Heroic Hollywood editor-in-chief Umberto Gonzalez has learned that production on Shazam, the next installment of the DCEU is set to begin this February with David F. Sandberg (Lights Out) at the helm.
Earlier today, Warner Bros. revealed several untitled projects had been slated for release, with two of the films listed as untitled DCEU films. It’s possible one of these dates could be reserved for Shazam as both of these developments come just days before Warner Bros.’ presentation at San Diego Comic-Con this weekend, although Shazam was previously set to hit theaters April 5, 2019. As for the second date, it’s possible this could be the Wonder Woman sequel in the event of announcement at SDCC 2017.
🚨FREE DCEU TWITTER SCOOP!🚨
I’m hearing SHAZAM⚡️ goes into production February. Maybe one of today’s new DCEU dates could be that film. RT!
— Umberto Gonzalez (@elmayimbe) July 17, 2017
Plot details on Shazam remain under wraps, however, it was previously reported that the New Line Cinema production which will be produced in conjunction with Warner Bros. and DC Entertainment, will not feature Black Adam (Dwayne Johnson) as the villain of the Billy Batson-centric film.
Shazam is a DC Comics character who first debuted in 1939 with the original name of Captain Marvel. Created by C.C. Beck and writer Bill Parker, the character was first published by Fawcett Comics. Shazam himself is the alter-ego of the aforementioned teenage Billy Batson who has the ability to say the word “Shazam,” and transform into an adult superhero with the power of six mythological gods after saying the word.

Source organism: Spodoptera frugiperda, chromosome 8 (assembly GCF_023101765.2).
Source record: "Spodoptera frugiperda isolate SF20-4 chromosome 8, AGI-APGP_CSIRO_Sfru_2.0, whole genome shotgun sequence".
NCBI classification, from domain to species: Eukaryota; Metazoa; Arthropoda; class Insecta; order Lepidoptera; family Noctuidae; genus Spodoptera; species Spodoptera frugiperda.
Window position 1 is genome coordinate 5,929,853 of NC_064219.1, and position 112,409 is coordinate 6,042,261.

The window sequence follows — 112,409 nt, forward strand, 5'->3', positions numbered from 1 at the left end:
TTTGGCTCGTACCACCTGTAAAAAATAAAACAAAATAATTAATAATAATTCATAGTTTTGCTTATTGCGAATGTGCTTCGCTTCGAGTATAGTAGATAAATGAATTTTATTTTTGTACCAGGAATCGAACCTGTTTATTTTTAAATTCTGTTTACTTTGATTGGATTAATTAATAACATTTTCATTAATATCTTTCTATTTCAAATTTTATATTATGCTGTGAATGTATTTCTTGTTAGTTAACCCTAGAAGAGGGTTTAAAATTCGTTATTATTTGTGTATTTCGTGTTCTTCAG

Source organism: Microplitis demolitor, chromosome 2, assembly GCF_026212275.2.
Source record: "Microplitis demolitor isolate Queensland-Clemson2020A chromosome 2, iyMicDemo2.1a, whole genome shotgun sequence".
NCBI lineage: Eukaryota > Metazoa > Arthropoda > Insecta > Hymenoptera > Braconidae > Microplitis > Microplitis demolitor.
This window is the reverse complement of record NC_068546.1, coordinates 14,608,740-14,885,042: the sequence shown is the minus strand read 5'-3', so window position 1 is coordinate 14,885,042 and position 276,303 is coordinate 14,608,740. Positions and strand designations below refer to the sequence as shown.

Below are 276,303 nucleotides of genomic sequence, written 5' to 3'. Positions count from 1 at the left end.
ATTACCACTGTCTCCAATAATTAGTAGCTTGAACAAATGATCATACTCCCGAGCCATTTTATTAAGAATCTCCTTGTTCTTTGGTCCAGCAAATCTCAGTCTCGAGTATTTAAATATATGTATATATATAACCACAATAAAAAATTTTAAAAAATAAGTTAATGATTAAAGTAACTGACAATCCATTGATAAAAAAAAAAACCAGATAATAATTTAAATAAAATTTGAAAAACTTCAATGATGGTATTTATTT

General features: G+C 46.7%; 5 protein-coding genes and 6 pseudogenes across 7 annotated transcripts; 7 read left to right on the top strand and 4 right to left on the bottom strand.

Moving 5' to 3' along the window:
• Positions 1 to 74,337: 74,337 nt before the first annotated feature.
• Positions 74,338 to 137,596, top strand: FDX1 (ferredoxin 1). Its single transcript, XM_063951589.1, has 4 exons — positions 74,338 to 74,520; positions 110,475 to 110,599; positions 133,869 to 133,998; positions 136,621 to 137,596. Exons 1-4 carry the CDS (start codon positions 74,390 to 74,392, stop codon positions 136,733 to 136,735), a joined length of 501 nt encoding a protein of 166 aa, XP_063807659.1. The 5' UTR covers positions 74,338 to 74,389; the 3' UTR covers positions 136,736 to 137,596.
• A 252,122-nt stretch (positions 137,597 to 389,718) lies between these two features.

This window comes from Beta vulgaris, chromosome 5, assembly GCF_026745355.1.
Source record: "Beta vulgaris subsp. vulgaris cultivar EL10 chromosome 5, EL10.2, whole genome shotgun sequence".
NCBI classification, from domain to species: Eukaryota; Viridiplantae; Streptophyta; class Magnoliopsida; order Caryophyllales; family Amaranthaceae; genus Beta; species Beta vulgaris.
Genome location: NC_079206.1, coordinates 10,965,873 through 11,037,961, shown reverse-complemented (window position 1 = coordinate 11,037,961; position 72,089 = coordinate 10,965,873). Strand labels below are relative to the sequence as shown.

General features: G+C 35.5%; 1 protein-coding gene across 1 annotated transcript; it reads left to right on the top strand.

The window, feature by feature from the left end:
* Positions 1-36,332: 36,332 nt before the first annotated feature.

Stay tuned to Heroic Hollywood for the latest news on Shazam as we learn it.
5 Ways To Make The ‘Shazam’ Movie Relatable & Engaging
The DC Cinematic Universe is set to expand to new heights in the next few years. Not only will we see Zack Snyder’s Justice League hit the big screen this year, we have exciting movies like Dark Universe and Shazam coming soon.
Shazam – aka Captain Marvel, though I doubt DC will ever call him that again – is a perfect choice to bring to the big screen. The dark, gritty vibe of the DCEU works for characters like Batman or the Suicide Squad, but Shazam deserves something a bit more bright and lively. The story of Billy Batson walking into a magical world and gainingboth the powers of distinct mythical deities and the appearance of a strong adult, He-Man style, is perfect for the big screen. But, as with a lot of superheroes, the trick is making them relatable and Shazam, with his magic and transformative powers, could be the trickiest of all.
Click that Next button and shout “Shazam” to find out the five ways I think the WB can make his movie relatable.